Opening Hours: Tue-Sat: 10am-12midnight, Sun-Mon: Closed

Medellín, Colombia

On 25 August 2016, Colombian president Juan Manuel Santos appeared on television in the hotel lobby where we were staying in Bogotá, Colombia whilst on a research trip for the upcoming show The Sky is Falling.

Announcing ‘peace’ after decades of slow and deadly conflict, and long negotiations in Cuba, the president finally offered hope.

It was relatively quiet on the streets though, except for one small demonstration in a square. Not the large scale celebration, or counter demonstration, one might expect. A referendum was still to come, one that would prove a challenge to this peace very quickly.

Always confident despite the high stress levels over the past few years, Santos had appeared earlier on my screen. He was in Life is Sacred, a 2014 documentary on Antanas Mockus, former Mayor of Bogotá. We showed this film as part of the Cities programme in preparation for The Sky is Falling, the exhibition that opens at CCA on 31 March 2017.

From 1995 to 1997, Mockus was Mayor of Bogotá for the first time. During his successful administration, positive changes within the city seemed to unfold. Issues of violence, water usage and traffic had, if only temporarily, improved. One of the most significant tactics that
Mockus used was borrowed from performative work, where he invited 400 mime players to take to the overcrowded streets of Bogotá to replace traffic police officers. As an alternative to this authority, the mime players would ‘help’ people to cross the roads, point out littering and address parking issues in a playful manner. It was a form of social control that visually replaced the voice of authority, which in Bogotá and perhaps throughout Colombia always had a dark edge.

The film also shows a crucial moment where Mockus travels to the campaign centre where Santos has just spoken to the crowd after successfully winning the presidency in 2010. Not being able to anonymously enter the crowd, Mockus is received as a hero and when spotted in the crowd given martyr-like status by Santos himself. In fact, Santos understood that he won the presidency partly because of the popularity of Mockus; just like the mime players that roamed the streets, Mockus had helped setting up a successful peace campaign, one that established the possibility of peace in people’s minds.

Mockus had used the city as an active drawing board. Spatial performances on the streets had shifted the thinking on authority and briefly generated civic obedience in a soft way. It had planted an image of the possibility of peace.

Thirty years before, artist Dora Mejía had also used the city, producing graffiti pieces around Medellín in response to the rapidly changing urban environment. New above-ground metro rails were built that not only changed how the city operated, but also practically provided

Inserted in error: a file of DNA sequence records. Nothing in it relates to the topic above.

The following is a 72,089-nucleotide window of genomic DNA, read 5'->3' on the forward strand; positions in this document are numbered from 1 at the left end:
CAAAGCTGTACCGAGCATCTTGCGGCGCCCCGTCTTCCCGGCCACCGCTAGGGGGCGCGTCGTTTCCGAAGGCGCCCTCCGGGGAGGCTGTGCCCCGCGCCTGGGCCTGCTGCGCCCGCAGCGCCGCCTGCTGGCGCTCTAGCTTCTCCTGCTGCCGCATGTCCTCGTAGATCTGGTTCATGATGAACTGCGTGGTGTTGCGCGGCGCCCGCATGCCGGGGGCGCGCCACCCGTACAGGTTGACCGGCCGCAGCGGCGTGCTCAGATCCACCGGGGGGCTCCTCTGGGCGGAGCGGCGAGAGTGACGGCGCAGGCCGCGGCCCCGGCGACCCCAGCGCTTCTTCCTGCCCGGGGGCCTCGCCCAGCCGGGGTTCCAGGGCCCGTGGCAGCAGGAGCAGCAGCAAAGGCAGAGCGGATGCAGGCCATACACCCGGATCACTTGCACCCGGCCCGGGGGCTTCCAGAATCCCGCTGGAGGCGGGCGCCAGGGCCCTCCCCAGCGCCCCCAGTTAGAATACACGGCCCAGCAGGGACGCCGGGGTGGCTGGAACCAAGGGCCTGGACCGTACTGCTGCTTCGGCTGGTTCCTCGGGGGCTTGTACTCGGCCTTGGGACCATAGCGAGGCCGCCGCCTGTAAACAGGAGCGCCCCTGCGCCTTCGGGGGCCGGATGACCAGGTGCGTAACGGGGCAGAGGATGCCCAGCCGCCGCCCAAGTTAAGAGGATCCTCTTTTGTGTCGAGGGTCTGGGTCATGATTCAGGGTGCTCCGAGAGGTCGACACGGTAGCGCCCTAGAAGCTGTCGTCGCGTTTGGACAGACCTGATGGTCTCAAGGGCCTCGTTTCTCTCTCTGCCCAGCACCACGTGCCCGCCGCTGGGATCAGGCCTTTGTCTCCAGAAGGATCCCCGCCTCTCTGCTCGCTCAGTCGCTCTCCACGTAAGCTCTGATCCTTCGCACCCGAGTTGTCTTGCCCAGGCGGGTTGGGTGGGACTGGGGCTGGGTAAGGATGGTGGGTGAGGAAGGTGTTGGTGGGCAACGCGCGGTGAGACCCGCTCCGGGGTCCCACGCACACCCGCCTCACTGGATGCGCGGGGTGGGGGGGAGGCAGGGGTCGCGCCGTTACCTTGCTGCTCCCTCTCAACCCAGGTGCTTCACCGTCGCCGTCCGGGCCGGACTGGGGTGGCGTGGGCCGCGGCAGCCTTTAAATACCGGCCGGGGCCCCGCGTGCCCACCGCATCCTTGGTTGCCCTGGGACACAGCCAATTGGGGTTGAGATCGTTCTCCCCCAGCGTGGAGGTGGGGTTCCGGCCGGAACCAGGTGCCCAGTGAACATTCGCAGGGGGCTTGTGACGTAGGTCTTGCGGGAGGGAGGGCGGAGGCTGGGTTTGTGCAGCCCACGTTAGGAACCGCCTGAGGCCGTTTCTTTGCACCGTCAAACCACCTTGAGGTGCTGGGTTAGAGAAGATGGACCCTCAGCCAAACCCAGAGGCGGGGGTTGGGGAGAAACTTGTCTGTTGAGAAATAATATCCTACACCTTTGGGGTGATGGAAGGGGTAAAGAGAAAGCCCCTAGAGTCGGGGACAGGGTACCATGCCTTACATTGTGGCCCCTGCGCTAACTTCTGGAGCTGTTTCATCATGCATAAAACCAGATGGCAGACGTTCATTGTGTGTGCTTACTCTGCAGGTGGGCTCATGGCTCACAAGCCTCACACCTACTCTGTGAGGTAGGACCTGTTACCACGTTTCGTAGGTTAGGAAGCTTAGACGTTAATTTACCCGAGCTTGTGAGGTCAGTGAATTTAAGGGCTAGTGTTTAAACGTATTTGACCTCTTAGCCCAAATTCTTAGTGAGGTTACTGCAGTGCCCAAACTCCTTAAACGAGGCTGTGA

many square metres of concrete, the go-to material for modern change. Mejía contested the new hovering railroads by stencilling huge depictions of David on the pillars, countering the new Goliaths entering the city. She also stencilled large coloured dots under bridges resembling star systems in relation to the map of the city. Looking rather different than the usual graffiti, it sparked the imagination, questioning what a city could be and challenging the current operations in one’s living environments. It wasn’t just individual artists who stimulated these actions: artist-run organisations such as La Agencia focussed on collective (knowledge) production and educational theory, and places such as Casa Tres Patios embedded themselves in Medellín’s neighbourhoods and became an open school that directly confronts an old culture of violence, abuse and social structures.

In CCA, research trips are undertaken not only to discover artists, but also to see in which ways it is important what these artists do. How do they operate in their immediate environment and could we call what they do a contribution to civic life? Colombia especially has seen rapid change, which sort of artist does that produce? What do these artists produce? What is there to learn from or compare to in Scotland?

What struck me about seeing these individual and collective practices is that they are tangible. They can exist in and through objects, but also in many other ways. Always however they generate powerful image production. In Colombia that might mean replacing the clichéd images of violence that predominate and championing a softer, civic model of art production. Reading, seeing and experiencing these artistic images might get us even further away from the cliché of violence, and shows at least that alternatives are possible, they exist and that they should be cherished.

Remco de Blaaij
Senior Curator, CCA

Editorial first published in March - April 2017 CCA Brochure.